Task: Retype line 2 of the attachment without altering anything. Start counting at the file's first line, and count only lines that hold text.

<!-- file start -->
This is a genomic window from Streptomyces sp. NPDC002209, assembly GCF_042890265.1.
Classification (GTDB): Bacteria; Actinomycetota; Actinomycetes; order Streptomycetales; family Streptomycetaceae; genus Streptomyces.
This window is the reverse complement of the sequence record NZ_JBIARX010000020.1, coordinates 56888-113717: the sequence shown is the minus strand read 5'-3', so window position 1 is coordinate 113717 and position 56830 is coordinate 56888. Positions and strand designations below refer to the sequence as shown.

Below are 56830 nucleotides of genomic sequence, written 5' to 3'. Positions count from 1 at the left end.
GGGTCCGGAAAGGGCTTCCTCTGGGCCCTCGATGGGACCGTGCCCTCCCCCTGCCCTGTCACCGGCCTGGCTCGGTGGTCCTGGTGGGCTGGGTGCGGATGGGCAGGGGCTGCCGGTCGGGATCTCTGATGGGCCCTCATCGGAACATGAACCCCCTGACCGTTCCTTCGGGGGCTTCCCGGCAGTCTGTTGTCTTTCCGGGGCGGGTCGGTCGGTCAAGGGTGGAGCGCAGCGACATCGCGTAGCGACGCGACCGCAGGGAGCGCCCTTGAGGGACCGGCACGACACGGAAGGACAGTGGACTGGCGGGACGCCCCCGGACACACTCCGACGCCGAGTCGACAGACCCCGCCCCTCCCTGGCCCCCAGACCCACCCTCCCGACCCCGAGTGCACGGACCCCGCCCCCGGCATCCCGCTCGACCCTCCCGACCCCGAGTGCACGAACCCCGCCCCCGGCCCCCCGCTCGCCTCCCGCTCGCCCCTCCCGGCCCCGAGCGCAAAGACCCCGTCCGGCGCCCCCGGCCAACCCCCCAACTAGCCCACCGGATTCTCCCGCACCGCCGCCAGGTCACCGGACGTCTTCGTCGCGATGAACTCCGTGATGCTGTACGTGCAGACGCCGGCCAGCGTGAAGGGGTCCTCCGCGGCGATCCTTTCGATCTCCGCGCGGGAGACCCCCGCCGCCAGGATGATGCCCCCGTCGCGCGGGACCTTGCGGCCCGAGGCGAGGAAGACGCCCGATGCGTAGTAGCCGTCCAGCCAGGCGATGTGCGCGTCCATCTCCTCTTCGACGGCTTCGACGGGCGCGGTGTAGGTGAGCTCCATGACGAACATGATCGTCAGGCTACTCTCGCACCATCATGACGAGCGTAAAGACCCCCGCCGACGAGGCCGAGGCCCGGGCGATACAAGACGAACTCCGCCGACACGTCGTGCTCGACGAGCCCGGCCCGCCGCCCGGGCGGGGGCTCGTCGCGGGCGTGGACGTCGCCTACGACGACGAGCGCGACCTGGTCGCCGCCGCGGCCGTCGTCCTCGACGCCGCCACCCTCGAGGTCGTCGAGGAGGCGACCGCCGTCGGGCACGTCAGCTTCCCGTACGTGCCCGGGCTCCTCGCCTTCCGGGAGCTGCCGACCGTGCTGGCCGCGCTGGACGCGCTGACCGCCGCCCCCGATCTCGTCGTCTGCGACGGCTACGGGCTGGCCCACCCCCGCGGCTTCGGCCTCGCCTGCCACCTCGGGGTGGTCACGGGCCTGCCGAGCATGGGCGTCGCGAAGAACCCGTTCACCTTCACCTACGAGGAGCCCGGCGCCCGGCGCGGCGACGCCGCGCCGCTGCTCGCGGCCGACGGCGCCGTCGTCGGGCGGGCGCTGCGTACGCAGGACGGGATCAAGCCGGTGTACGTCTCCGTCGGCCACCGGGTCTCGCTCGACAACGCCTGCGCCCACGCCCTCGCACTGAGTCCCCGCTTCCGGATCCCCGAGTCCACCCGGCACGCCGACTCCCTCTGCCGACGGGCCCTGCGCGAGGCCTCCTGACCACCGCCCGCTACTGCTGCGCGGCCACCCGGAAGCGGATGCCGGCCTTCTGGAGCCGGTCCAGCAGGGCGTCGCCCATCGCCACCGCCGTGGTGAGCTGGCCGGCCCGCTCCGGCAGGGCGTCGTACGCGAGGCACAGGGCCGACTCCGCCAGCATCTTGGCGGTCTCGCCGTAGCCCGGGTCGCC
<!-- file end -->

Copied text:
Classification (GTDB): Bacteria; Actinomycetota; Actinomycetes; order Streptomycetales; family Streptomycetaceae; genus Streptomyces.